Okay. I get it. She’s amazing. When I grow up, I wanna be her.
So why is she nowhere to be found on Wikipedia? Justin Guarini, yes. Irene Natividad, er, no? I realize that people are constantly warned never to consider Wikipedia as a reliable source, but I know more than a few professionals — yup, journalists, too — who consider it a valuable jumping-off point for research.
Gotta learn how to contribute to the Wiki.
I used to have my Twitter account set up so that a portion of it would appear on this blog in a little window off to the side, but at the time the service was going through such a rough spot that whenever it was down (which seemed to be most of the time), it would actually hang up my blog as well. So I took it down.
I’ve been a bit more active on it of late, mostly because it’s a fun tool and seems to be an easier way to keep in touch with friends. What I’d like to know, however, is how people who have, say, thousands or even hundreds of people on their “Following” list manage to keep up with all of them. Surely they don’t read them all?
I’ve noticed that, since becoming more active on Twitter I’ve been getting an email or two every day letting me know that so-and-so is now following me. Most of them are people I’ve never heard of, but out of politeness and curiosity I check out their Twitter profile. Invariably these are people in the interactive media/blogging/social media industry, which likely means that they’re anxious to expand their online presence in order to generate the most buzz about their services. I started automatically reciprocating by following their Tweets as well, but recently I’ve become more careful about whom I follow, as inevitably I start losing track of my actual friends as opposed to my new Twitter followers.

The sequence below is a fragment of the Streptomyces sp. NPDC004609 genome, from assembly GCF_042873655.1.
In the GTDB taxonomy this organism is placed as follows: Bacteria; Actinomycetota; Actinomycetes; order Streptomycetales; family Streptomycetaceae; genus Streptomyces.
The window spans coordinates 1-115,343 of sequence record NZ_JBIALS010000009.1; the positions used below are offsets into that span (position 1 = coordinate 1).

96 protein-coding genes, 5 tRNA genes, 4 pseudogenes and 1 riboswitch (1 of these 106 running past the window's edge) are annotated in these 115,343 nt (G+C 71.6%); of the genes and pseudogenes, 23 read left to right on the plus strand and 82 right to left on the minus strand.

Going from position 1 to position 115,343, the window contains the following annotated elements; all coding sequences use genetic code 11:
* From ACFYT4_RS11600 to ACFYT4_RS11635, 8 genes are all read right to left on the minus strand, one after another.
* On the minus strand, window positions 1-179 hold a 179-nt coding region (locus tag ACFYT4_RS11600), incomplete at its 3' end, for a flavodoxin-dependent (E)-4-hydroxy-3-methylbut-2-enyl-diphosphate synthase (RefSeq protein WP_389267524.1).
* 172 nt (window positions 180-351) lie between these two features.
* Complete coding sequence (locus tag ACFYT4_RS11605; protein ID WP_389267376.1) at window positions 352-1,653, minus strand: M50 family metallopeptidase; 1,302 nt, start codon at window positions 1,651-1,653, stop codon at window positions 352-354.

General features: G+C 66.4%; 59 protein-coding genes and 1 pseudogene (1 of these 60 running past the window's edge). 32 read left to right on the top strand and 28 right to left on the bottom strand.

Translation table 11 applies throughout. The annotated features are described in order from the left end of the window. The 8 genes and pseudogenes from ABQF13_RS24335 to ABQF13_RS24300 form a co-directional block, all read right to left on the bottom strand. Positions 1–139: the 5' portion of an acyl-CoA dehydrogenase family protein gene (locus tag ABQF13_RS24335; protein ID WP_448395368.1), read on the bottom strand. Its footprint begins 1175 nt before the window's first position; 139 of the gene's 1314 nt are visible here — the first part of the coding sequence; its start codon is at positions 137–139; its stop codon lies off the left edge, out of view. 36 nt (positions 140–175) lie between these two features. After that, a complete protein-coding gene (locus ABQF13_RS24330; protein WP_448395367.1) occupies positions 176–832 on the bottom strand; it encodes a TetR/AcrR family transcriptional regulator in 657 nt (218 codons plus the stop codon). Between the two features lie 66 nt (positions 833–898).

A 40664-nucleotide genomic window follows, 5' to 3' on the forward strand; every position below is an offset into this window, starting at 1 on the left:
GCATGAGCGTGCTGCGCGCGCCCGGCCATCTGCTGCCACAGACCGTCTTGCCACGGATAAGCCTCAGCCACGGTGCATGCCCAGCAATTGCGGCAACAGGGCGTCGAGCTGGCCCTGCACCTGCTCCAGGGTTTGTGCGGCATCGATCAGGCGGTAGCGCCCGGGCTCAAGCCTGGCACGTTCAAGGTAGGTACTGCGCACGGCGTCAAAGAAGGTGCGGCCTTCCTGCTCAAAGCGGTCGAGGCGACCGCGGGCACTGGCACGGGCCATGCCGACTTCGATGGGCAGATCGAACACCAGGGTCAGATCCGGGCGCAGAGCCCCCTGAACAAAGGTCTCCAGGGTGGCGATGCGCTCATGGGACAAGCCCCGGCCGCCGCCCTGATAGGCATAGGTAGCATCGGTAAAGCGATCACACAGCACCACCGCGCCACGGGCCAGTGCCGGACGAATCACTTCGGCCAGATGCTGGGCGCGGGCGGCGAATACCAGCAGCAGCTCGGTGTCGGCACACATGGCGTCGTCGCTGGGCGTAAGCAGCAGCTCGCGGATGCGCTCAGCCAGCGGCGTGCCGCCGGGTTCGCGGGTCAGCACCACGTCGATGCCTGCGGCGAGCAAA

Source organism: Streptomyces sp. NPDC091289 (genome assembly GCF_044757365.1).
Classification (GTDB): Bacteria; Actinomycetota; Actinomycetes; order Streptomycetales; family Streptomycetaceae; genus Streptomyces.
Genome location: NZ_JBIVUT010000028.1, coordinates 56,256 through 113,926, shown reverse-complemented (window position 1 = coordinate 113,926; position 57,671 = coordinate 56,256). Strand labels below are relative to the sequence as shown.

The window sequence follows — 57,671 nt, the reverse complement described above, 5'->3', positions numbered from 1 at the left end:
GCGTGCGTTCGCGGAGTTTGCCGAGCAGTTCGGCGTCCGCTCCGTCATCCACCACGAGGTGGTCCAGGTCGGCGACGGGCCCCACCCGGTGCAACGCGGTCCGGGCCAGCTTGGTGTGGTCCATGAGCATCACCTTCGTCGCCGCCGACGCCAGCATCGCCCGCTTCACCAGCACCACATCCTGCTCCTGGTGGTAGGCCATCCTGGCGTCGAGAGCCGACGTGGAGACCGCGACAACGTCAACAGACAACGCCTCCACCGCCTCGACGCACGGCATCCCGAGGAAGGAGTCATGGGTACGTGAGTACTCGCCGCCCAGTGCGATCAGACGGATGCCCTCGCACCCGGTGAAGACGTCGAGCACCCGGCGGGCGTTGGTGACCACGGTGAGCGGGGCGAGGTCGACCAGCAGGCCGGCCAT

Most of them just send out Tweets advertising their own services or pontificating on some aspect of social media marketing…Yawn. Not that I’m not interested — if I weren’t, I wouldn’t be blogging or Twittering — but after awhile all the “commercials” start to get annoying. They’re not conversation, they’re advertising. And that’s just not cool.
On Monday I wrote about the wonder (and occasionally, frustration) that is Plurk. A bunch of fellow Plurkers and I got together to create a Plurk Carnival, posting on all the things we love and hate and are confused about Plurk. Enjoy!
Allan Cockerill (Ozegold): Why Does My Plurk Karma Keep Dropping? Social media analyst Allan points out an extremely simple yet effective way of earning more Karma points. Wanna know what that is? Click on the link to find out!
Shai Coggins (ShaiCoggins): 10 Things About Plurk. Blogging guru and b5media veep Shai Coggins shares some of her insights on Plurk, namely, 5 things she loves about it, 5 things she dislikes about it, and (bonus!) two essential Plurk tools.
Toni Tiu (macaronigirl): 5 Reasons Why I Can’t Stop Plurking. Toni’s a Philippine-based Plurker and all-around Internet fanatic who’s as addicted to Plurk as everyone else on this list. Find out why on her blog, Wifely Steps.
Meikah Delid (Meikah): Why MamaIsPlurking. I love Meikah’s description of the Plurk experience as being like in a bar, where you can drop in or eavesdrop on random conversations. She shares with her readers why she loves Plurking and her favorite aspects of the Plurk experience.
Sasha Manuel (Sasha): Why Do You Plurk? My favorite Filipina fashionista. Sasha’s a photographer, a part-time model, social media junkie, professional blogger, stylist, and awesome Net friend. She’s obsessed with her Karma, too, apparently.
There you go! As more people participate in the Plurk Carnival we have going on, I’ll post more links here. In the meantime, if you want to add on any of the above folks to your Plurk community, just click on their Plurk nicknames above. And hey, feel free to add me as well!